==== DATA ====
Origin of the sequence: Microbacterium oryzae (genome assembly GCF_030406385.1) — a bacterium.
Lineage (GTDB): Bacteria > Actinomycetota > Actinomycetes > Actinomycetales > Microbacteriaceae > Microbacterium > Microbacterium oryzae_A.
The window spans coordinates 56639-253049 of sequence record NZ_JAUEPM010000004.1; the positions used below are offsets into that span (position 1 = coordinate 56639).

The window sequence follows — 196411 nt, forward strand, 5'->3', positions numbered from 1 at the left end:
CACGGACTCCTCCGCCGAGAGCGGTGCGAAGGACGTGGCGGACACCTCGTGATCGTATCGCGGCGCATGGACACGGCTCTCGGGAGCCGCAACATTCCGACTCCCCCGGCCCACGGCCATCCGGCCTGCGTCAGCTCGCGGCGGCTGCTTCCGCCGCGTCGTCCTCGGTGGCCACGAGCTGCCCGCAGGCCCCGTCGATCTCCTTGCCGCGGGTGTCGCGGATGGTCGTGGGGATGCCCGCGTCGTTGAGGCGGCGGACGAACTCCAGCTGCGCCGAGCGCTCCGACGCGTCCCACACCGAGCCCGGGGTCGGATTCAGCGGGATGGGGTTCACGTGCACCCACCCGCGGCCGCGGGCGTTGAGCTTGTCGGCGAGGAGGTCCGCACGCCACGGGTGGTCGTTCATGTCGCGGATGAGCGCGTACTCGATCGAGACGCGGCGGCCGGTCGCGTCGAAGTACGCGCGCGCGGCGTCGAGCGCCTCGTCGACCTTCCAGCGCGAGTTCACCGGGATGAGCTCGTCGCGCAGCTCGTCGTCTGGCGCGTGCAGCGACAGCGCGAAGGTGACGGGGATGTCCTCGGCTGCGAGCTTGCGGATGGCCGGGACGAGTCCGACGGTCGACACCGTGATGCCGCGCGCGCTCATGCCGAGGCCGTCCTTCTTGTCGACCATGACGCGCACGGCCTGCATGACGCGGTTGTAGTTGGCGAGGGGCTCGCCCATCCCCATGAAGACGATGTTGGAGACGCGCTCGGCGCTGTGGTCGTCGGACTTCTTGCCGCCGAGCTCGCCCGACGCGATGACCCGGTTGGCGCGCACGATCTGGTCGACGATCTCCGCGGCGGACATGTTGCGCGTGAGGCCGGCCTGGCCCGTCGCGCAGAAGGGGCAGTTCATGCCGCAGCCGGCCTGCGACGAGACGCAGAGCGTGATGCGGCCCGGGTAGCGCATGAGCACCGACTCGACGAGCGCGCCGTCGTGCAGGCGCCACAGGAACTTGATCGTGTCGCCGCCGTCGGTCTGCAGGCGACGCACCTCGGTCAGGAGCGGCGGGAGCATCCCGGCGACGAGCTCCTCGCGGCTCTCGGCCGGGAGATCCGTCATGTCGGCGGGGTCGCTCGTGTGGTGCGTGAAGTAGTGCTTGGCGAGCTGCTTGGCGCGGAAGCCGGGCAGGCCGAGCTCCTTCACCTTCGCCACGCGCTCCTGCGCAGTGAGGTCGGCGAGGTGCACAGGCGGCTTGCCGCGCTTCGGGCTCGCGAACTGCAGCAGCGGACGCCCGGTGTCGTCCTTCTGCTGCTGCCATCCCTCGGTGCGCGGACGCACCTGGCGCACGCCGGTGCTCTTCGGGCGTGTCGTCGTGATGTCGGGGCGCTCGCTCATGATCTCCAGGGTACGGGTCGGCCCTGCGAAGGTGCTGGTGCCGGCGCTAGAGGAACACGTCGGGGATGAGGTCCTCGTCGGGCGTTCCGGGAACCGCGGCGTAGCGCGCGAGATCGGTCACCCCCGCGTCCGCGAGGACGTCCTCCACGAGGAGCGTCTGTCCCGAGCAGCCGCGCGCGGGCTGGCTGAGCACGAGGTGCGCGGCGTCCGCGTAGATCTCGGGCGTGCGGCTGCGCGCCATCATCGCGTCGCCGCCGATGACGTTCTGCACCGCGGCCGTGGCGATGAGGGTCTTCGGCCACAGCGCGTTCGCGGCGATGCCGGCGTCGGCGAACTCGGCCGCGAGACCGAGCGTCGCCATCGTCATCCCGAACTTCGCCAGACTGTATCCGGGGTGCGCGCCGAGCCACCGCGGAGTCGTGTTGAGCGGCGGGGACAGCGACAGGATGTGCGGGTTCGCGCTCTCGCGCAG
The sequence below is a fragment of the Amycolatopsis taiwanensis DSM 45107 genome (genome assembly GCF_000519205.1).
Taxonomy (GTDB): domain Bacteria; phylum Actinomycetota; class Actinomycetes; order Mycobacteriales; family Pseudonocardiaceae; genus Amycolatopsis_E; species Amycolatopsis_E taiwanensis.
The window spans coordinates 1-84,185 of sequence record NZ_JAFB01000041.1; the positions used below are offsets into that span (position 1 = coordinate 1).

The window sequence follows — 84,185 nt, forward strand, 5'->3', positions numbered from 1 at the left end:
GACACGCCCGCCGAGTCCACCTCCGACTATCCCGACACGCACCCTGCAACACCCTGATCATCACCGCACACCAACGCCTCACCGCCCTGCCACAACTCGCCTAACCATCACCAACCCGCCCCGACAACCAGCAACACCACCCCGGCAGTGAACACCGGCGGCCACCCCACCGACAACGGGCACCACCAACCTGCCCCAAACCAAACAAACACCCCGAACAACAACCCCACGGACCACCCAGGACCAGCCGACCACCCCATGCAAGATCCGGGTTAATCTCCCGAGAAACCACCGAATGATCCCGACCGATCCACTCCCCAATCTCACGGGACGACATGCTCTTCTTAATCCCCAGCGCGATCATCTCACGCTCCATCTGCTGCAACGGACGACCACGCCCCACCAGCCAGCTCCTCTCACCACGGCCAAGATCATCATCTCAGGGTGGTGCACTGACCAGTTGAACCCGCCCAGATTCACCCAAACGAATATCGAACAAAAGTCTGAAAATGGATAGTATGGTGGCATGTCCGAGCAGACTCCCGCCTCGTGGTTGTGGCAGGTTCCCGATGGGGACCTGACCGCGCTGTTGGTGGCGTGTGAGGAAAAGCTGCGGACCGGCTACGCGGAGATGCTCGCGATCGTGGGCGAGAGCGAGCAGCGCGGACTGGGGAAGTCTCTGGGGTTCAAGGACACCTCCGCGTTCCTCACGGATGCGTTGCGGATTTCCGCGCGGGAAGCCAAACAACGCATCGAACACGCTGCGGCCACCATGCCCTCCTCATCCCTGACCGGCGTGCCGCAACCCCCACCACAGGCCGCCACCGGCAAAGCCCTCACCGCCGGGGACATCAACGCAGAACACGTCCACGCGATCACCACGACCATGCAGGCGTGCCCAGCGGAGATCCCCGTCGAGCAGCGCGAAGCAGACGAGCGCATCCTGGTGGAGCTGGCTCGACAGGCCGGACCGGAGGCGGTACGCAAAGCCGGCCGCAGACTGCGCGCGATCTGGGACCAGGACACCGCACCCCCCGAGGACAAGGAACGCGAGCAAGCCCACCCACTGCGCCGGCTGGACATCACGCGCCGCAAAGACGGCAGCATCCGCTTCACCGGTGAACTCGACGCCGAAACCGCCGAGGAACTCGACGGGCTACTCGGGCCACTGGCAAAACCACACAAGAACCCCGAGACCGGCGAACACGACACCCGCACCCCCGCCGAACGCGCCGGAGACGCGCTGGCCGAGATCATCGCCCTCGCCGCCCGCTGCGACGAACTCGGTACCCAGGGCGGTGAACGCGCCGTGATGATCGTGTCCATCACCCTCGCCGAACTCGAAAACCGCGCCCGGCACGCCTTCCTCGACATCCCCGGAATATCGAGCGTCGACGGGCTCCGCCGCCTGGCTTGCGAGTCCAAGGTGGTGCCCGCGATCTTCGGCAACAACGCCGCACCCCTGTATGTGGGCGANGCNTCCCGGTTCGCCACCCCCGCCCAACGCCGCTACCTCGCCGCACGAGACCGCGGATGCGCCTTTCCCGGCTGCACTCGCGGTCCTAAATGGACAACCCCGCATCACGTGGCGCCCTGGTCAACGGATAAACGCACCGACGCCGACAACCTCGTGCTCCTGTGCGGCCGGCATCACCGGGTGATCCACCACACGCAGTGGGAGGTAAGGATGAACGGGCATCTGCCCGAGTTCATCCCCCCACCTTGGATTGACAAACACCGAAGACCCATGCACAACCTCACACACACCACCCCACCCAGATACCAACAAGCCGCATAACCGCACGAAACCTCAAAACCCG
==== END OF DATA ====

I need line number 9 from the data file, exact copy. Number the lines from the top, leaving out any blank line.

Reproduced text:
The window sequence follows — 84,185 nt, forward strand, 5'->3', positions numbered from 1 at the left end: